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Prologue

Yes! It's the return of my blog posts and their awful puns for titles... I can never resist them! Recently I'd been investigating some orchestral scores from favourite composers and realised that some of my favourite sounds and devices were achieved by using the harmonic minor scale as a resource but in a non-traditional way. Eventually I felt I had enough material to dedicate an entire blog post to it. Hopefully this will be fun for everyone.

 

The Basics

Ok I should give a very quick run down as to why this scale exists. To be as succinct as possible, it creates a leading tone in a minor key to create a strong cadence when moving from the V chord to the root. In layman's terms it means the chord built on the V is now dominant instead of minor. This is the traditional usage of the scale.

 

A harmonic minor is A B C D E F G# A where the G# is the new leading tone. In traditional writing the interval of the augmented 2nd between F and G# was generally avoided and the melodic minor scale was used.

 

I'm being exceptionally brief here because we're not going to be dealing with this usage of the harmonic minor. We're looking at other ideas which are derived from this scale.

 

It's worth quickly looking at the triads and seventh chords generated from each note of the scale: -

 

i chord - minor triad, minor/major seventh chord

ii chord - diminished triad, half diminished seventh chord

III chord - augmented triad, major seventh sharp five chord

iv* chord - minor triad, minor seventh chord

V chord - major triad, dominant seventh chord

VI* chord - major triad, major seventh chord

vii chord - diminished triad, diminished seventh chord

 

* the VI chord has also a #2 note which can be reharmonised as a b3. The iv chord has a #4 which can be used as a b5. More on this below.

 

John Williams' Sound of the Exotic

Ok we might as well go in with the big one here. John Williams often uses the harmonic minor scale when he needs to give a flavour of an exotic locale.

 

A common way he uses this is to start with an isolated (i.e. non-functional) major chord. However instead of using the major scale he will use the fifth mode of the harmonic minor scale (commonly called the Phrygian dominant or Phrygian major mode). This is spelled 1 b2 3 4 5 b6 b7. The tension notes (b2 and b6) really add an unexpected and exotic sound - in comparison to traditional Western music.

 

For instance he may begin with a chord such as D and then while keeping the D bass note he'll move the upper notes to Cm. Generally this feels quite unexpected and brings in the Eb note which adds that tension. Alternating between D and Cm/D is a useful way to maintain tension.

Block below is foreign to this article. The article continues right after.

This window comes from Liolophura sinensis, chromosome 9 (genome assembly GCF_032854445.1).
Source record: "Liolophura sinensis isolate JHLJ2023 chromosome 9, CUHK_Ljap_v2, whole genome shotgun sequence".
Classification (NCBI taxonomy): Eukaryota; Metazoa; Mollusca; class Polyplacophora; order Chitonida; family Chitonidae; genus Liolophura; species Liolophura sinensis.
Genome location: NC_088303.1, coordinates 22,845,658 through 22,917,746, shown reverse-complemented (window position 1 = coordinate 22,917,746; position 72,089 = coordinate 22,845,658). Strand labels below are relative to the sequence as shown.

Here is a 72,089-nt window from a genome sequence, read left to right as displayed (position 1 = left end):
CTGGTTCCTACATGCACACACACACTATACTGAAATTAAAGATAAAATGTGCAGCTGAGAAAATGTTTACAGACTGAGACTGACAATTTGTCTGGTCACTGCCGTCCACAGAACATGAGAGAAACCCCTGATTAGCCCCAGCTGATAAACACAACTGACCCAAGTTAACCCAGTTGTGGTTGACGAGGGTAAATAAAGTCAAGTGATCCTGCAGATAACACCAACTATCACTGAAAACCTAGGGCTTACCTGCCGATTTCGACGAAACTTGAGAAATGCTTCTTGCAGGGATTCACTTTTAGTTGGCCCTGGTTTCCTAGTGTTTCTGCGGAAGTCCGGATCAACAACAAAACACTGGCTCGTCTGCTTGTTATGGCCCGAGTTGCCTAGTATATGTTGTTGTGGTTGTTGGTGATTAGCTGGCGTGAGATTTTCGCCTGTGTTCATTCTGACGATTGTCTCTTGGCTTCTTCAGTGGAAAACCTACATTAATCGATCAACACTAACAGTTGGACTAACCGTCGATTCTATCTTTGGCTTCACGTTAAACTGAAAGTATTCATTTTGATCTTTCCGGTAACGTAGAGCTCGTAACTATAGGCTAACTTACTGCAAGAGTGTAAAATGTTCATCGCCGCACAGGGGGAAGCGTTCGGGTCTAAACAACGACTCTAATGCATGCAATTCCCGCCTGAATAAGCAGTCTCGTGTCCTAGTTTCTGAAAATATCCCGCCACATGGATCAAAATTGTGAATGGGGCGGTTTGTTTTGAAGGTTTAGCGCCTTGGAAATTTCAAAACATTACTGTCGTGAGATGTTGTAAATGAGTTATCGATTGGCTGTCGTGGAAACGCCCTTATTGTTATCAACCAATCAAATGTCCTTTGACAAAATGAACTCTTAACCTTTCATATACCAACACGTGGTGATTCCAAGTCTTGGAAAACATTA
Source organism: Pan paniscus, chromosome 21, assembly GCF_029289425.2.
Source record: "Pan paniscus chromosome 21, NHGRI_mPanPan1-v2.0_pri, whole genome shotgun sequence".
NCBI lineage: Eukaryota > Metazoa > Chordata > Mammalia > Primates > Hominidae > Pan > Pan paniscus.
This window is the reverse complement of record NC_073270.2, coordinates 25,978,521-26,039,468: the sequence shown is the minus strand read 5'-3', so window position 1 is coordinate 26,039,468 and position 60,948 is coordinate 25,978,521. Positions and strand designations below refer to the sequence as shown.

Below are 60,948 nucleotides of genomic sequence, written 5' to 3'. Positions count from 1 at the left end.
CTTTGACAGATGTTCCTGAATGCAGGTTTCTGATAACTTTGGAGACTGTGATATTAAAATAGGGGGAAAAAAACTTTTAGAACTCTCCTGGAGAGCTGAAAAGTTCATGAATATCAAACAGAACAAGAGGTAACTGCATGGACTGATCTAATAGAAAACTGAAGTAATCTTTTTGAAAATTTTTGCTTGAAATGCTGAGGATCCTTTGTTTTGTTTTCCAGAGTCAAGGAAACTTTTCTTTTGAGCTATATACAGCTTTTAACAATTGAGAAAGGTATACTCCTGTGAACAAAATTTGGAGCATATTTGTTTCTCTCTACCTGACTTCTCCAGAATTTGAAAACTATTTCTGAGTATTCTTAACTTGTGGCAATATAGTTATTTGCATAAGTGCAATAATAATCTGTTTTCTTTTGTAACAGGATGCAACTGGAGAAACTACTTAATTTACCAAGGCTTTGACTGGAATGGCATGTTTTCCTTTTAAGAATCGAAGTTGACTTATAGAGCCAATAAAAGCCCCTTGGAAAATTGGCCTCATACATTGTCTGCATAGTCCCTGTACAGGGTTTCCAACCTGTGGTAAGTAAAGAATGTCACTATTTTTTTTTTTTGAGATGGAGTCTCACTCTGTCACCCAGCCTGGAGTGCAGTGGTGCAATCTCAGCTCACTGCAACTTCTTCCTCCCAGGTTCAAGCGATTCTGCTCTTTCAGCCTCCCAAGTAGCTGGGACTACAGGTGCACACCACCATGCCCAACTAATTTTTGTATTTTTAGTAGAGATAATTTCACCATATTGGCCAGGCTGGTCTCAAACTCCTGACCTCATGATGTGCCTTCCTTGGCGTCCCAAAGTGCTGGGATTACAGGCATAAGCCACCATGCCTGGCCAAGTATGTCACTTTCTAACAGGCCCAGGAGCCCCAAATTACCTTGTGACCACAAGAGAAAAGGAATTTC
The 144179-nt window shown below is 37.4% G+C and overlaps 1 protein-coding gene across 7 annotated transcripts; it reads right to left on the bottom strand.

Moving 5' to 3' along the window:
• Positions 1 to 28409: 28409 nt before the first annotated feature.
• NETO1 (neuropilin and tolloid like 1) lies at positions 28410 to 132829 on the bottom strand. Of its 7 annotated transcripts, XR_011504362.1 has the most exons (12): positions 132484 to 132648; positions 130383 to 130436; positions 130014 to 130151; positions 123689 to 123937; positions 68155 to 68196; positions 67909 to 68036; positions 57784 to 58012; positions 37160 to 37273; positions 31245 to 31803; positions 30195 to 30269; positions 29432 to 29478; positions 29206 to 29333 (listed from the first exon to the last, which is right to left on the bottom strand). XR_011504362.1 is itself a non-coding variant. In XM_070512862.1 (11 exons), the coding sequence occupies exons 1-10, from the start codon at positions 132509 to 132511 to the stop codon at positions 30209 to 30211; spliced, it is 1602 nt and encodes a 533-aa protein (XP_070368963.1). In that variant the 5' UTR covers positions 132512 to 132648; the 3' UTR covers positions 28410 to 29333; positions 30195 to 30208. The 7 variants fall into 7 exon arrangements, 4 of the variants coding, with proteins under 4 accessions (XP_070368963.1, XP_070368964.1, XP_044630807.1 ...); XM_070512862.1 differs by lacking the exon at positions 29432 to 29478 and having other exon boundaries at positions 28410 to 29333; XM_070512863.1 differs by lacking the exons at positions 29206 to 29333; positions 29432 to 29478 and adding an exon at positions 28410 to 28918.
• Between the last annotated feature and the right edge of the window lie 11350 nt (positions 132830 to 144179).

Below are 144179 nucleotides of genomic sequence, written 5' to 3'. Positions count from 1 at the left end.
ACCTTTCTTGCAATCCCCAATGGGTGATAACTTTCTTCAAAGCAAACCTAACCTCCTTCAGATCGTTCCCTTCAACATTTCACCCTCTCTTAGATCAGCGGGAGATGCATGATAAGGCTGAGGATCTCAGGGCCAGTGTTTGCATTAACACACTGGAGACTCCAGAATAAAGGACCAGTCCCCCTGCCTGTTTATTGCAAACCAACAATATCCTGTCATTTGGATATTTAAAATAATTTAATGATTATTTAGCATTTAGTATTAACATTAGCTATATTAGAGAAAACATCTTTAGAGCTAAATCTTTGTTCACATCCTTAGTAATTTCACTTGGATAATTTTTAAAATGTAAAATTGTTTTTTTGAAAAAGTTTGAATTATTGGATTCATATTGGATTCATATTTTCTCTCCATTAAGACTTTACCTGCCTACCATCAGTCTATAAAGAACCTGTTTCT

Also there is the chance for some unusual harmonic interplay. For instance in a cue from Indiana Jones and the Temple of Doom Williams starts with the trumpets playing a D chord. He then brings in a line in the lower brass that eventually coalesces into an Eb major chord below the D chord. Later the lower triad is reharmonised as Eb minor (with D above). This is due to the VI chord having a #2 which can be used as a b3 note.

 

 

Science Fiction and Fantasy Wonder Moments

I've already covered this in another blog so I won't spend too long on this but using the Phrygian dominant we can add the b6 note to the major triad. This device is very heavily used for moments of wonder in either science fiction or fantasy. It's been heavily used by James Horner and Jerry Goldsmith in Star Trek, John Williams in Star Wars, Basil Pouldedouris in Starship Troopers and Howard Shore in Lord of the Rings (and probably many, many more places). The b6 note effectively acts as a tension note wishing to resolve back into the 5th. I've even used this device in my sci-fi horror music on my main page.

 

 

Suggesting Bitonality

I've already mentioned that the iv and VI chords have some unusual properties where notes can be reharmonised to change the triads on these roots. A great example of this would be the 'history of the ring theme' from Lord of the Rings. The main melodic idea sounds as though it would fit over Am however it plays over Fm. Initially this feels like a bitonal idea however further investigation shows that this entire idea is contained within the A harmonic minor scale. In the lower register, the G# note is rewritten as Ab to allow for the F minor chord. It then slips sidewards into the E major chord where the Ab is once more written as G#.

Similarly, John Williams will often use devices like this in his more dissonant moments (such as action music) where the overall harmony will include both the major 3rd and the #9/b3rd (although usually in different registers).

 

 

In Summary

As with most of my blog posts,  I'm really just throwing out my findings, particularly with reference to devices used in film score. Hopefully this will encourage other people to pass back their thoughts and other interesting findings. I hope people find this useful!

 

cheers

 

James

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Comment by James Semple on September 28, 2011 at 4:06am

Oh another interesting chord (which I used in a composition last night) is a major triad with a bII in the bass, again derived from the Phrygian dominant.

 

For instance C major with Db in the bass. This makes for an excellent shock chord.

Comment by James Semple on September 27, 2011 at 3:39am

Oh and I completely forgot to mention uses within the spy film genre!

 

Where would James Bond be without his minor/major9 chord? Spelled 1 b3 5 7 9, again this is derived from the harmonic minor scale.

 

Also I've noticed that the scores to the Bourne trilogy (John Powell) and Salt (James Newton Howard) both frequently add interest by dipping into the harmonic minor scale during that relentless - but admittedly iconic - string ostinati.

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